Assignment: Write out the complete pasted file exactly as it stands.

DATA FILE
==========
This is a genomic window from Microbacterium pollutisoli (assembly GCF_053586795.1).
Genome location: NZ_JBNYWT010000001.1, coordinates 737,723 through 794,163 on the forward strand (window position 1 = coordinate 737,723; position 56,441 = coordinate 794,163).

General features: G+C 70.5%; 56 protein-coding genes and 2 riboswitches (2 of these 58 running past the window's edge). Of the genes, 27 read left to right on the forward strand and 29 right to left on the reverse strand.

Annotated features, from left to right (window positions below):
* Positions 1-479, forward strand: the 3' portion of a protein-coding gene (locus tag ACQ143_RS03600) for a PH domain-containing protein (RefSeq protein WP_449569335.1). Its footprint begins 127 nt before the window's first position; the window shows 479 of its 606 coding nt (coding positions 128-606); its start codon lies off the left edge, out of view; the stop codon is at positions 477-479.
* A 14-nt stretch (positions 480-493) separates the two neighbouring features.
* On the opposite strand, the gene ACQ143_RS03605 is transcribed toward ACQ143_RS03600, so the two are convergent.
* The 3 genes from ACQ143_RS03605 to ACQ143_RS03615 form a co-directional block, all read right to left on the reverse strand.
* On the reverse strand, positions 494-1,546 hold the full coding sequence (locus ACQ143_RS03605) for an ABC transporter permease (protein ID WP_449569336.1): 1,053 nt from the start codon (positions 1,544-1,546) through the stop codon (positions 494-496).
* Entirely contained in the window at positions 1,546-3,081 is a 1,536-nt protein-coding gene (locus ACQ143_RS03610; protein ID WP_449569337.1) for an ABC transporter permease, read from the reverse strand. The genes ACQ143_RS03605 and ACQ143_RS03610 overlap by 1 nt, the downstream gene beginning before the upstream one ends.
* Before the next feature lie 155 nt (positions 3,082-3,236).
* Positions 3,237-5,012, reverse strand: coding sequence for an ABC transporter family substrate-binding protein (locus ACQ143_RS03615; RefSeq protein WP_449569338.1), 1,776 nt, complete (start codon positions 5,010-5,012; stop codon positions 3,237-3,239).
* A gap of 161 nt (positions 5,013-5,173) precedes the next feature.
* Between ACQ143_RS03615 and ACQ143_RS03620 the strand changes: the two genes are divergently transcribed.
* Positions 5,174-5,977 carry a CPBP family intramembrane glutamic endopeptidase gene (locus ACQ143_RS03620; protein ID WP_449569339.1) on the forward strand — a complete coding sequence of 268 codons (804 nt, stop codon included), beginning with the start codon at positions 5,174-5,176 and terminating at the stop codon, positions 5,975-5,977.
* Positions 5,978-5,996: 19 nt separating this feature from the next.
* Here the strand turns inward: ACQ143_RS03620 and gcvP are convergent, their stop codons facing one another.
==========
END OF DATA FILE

This is a genomic window from Microbacterium pollutisoli (assembly GCF_053586795.1).
Genome location: NZ_JBNYWT010000001.1, coordinates 737,723 through 794,163 on the forward strand (window position 1 = coordinate 737,723; position 56,441 = coordinate 794,163).

General features: G+C 70.5%; 56 protein-coding genes and 2 riboswitches (2 of these 58 running past the window's edge). Of the genes, 27 read left to right on the forward strand and 29 right to left on the reverse strand.

Annotated features, from left to right (window positions below):
* Positions 1-479, forward strand: the 3' portion of a protein-coding gene (locus tag ACQ143_RS03600) for a PH domain-containing protein (RefSeq protein WP_449569335.1). Its footprint begins 127 nt before the window's first position; the window shows 479 of its 606 coding nt (coding positions 128-606); its start codon lies off the left edge, out of view; the stop codon is at positions 477-479.
* A 14-nt stretch (positions 480-493) separates the two neighbouring features.
* On the opposite strand, the gene ACQ143_RS03605 is transcribed toward ACQ143_RS03600, so the two are convergent.
* The 3 genes from ACQ143_RS03605 to ACQ143_RS03615 form a co-directional block, all read right to left on the reverse strand.
* On the reverse strand, positions 494-1,546 hold the full coding sequence (locus ACQ143_RS03605) for an ABC transporter permease (protein ID WP_449569336.1): 1,053 nt from the start codon (positions 1,544-1,546) through the stop codon (positions 494-496).
* Entirely contained in the window at positions 1,546-3,081 is a 1,536-nt protein-coding gene (locus ACQ143_RS03610; protein ID WP_449569337.1) for an ABC transporter permease, read from the reverse strand. The genes ACQ143_RS03605 and ACQ143_RS03610 overlap by 1 nt, the downstream gene beginning before the upstream one ends.
* Before the next feature lie 155 nt (positions 3,082-3,236).
* Positions 3,237-5,012, reverse strand: coding sequence for an ABC transporter family substrate-binding protein (locus ACQ143_RS03615; RefSeq protein WP_449569338.1), 1,776 nt, complete (start codon positions 5,010-5,012; stop codon positions 3,237-3,239).
* A gap of 161 nt (positions 5,013-5,173) precedes the next feature.
* Between ACQ143_RS03615 and ACQ143_RS03620 the strand changes: the two genes are divergently transcribed.
* Positions 5,174-5,977 carry a CPBP family intramembrane glutamic endopeptidase gene (locus ACQ143_RS03620; protein ID WP_449569339.1) on the forward strand — a complete coding sequence of 268 codons (804 nt, stop codon included), beginning with the start codon at positions 5,174-5,176 and terminating at the stop codon, positions 5,975-5,977.
* Positions 5,978-5,996: 19 nt separating this feature from the next.
* Here the strand turns inward: ACQ143_RS03620 and gcvP are convergent, their stop codons facing one another.